Several months ago my daughters, ages 3 and 5, started using this expression: “What the heck??” It was the way they said it, though, that was so amusing. They said it in that high-pitched, incredulous, hands-on-hips tone, “WHAT thaaaahhhh HECK?!!” every time they saw, heard, even tasted something that they found strange. It cracked me up. I remember thinking, “what the heck is that all about? WHERE did they get THAT from??” Did you catch that? I didn’t. It wasn’t until a few days later when I actually uttered the words out loud, in that same tone, that it dawned on me. I say that. In that way too. That’s where they got that from, me! I was so tickled. I had never realized that I had a habit of saying that until it was mimicked back to me. True story.
Here’s another true story. One morning last year I was combing my oldest daughter’s hair in preparation for preschool. I asked if she wanted me to arrange her hair into Afro puffs or “big puff puffs” as we call them in our house. She vehemently told me no. I was taken aback by the forcefulness of her answer since she previously liked her hair that way. I asked her why not. She said she didn’t like big puff puffs. I said, “of course you do – you’ve always liked them. They are so pretty on you”. She still didn’t want them. I pushed, “everyone always tells you how pretty you look when you have big puff puffs, I thought you liked the way they looked on you.” Silence. Then it occurred to me, “ Did anyone tell you that your hair wasn’t pretty like that?” I asked her. Pause. Then, “ Ashley said she didn’t like my hair like that because it was too curly”, she told me quietly. Ashley was a little girl in my then four-year-old daughter’s class. Ashley was Korean. I knew the name Ashley well, because I had heard it several times. “Ashley wasn’t being my friend today” or other such examples of when Ashley would seemingly exclude my daughter from play.
I had previously dismissed this as normal child’s play and something that my kid would just have to get used to. After all, not everyone would always want to be friends with her. Typically I would advise her to just go play with someone else. Until this bombshell: “Ashley told me she couldn’t be my friend because I have a brown face.” There’s more: “She said she could only be friends with Alexis because Alexis has a white face”.
There are times as a parent when no matter what you’re going through you have to keep your cool in front of your child. Because if you freak out, they will get frightened. So you do your best to “table” whatever you are feeling or thinking to digest later.
I went very still. The calm before the storm. It’s hard to articulate all the thoughts and emotions that roared through me at that moment. Rage, disgust, disbelief, pain. What kind of world do we live in, I thought, that my four-year old has to experience racism! I was floored. I wanted to march to that school, get that little bitch Ashley and shake the snot out of her. I wanted to go in the school director’s office and scream out my pain and frustration and tear that school apart. But mostly I wanted to pick up my baby and hug her and never let her go. I wanted to shield her from this particular brand of ugliness. Instead, I told my daughter, as calmly as I could, that there was nothing wrong with her curly hair, it was beautiful. And that there was nothing wrong with her brown face, it was beautiful. I told her to look at me and tell me what color my face was. “Brown”, she said meekly.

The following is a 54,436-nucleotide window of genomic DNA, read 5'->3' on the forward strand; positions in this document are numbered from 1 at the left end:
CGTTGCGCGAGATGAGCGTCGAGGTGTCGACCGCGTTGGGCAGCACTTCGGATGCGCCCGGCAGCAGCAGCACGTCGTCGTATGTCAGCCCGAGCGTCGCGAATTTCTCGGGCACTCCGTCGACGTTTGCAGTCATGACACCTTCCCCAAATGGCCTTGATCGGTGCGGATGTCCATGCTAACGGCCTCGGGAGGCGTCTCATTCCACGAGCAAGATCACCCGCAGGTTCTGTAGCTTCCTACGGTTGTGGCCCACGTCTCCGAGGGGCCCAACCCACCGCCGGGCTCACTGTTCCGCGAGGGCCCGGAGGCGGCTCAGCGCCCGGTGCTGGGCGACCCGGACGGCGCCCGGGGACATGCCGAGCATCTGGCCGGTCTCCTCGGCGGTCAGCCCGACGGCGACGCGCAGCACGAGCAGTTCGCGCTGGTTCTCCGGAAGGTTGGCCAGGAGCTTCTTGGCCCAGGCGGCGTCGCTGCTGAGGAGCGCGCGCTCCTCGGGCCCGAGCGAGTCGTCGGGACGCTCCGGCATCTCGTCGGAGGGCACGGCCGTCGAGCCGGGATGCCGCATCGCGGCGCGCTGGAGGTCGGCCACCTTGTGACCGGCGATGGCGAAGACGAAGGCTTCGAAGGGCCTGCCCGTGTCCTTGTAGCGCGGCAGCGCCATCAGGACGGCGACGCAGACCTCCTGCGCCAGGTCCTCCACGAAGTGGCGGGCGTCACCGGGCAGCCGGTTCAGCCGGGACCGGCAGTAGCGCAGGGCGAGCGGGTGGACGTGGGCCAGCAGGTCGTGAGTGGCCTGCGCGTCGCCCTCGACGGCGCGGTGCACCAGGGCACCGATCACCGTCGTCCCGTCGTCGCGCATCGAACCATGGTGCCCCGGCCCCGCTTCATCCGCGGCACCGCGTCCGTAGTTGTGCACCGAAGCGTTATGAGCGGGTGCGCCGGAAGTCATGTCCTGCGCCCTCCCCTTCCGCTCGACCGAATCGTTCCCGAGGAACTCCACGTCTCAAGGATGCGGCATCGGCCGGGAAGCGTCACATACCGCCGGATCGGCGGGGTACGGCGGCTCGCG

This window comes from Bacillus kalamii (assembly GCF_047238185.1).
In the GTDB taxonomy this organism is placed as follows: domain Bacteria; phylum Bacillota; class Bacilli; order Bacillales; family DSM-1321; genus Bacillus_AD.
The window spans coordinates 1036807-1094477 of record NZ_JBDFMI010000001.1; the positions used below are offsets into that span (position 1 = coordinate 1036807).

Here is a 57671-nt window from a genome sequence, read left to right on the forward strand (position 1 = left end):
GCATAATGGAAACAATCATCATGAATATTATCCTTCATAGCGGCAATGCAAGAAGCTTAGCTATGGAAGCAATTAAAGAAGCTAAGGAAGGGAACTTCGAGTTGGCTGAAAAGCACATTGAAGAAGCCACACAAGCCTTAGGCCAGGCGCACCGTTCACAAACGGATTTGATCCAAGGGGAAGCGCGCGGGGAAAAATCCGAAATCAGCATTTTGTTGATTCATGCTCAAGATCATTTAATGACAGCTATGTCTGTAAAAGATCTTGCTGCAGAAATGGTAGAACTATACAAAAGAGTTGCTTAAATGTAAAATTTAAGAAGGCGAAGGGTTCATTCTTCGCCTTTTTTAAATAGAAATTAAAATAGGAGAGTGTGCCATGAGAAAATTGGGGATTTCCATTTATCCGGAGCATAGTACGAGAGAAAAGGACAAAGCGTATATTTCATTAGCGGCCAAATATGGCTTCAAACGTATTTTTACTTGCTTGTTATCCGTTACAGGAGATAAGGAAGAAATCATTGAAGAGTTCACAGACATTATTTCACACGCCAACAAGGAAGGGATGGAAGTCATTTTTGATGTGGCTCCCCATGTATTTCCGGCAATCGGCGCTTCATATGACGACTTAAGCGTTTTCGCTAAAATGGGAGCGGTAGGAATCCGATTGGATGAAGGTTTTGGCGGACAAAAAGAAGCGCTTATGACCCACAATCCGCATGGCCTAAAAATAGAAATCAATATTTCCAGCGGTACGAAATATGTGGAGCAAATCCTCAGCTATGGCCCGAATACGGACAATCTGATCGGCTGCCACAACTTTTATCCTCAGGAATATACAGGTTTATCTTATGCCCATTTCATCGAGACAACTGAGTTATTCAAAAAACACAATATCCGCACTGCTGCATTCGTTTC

“Do you think Mommy is pretty?” I asked her.
“Yes” she said grinning.
“Well, I have a brown face, and you think I’m pretty don’t you?” I went on to list people in our lives that she loved who had brown faces and how they were so beautiful and we loved them. She understood. I was glad.
In the aftermath, we(my husband and I) did, of course, meet with the school. They did, of course, meet with Ashley’s parents. Her parents did, of course, express shock and horror that their child would say something like that to a classmate. Although they never denied that she had said it. Their only explanation was that she might have picked up that kind of language from some kids in their neighborhood. It was one of those situations where there wasn’t a whole lot anyone could do. There were some token gestures, like separating the two girls for one week and having teachers “observe” behavior to see if there was a change. There was a sudden emphasis on “differences” in the curriculum for the next week or so. Though these moves were well-meaning, they did not cut to the crux of the issue. All involved understood what was going on but were too polite to point out: the child had picked up those attitudes at home. She was mirroring what she had been taught, whether consciously or not. She got “the message”. After all, she didn’t tell my daughter that she didn’t want to play with her because she had a brown face; she said that she couldn’t play with her because she had a brown face. It was forbidden.
As Parents, we are constantly teaching. Most of the time unconsciously. Most of us carry certain attitudes about race that we would be horrified to see reflected through our children to the rest of the world. What I learned from this situation was to be a more conscious teacher. An intentional parent; keeping in mind at all times that there are little eyes watching. Knowing that I have to be, right now, in the present, who I want my children to become in the future. Who I am today informs who they will be tomorrow. Being ever diligent. It’s hard. I slip. Then I remember, and I keep trying.
I wish you joy.
Categories: Spirit Matters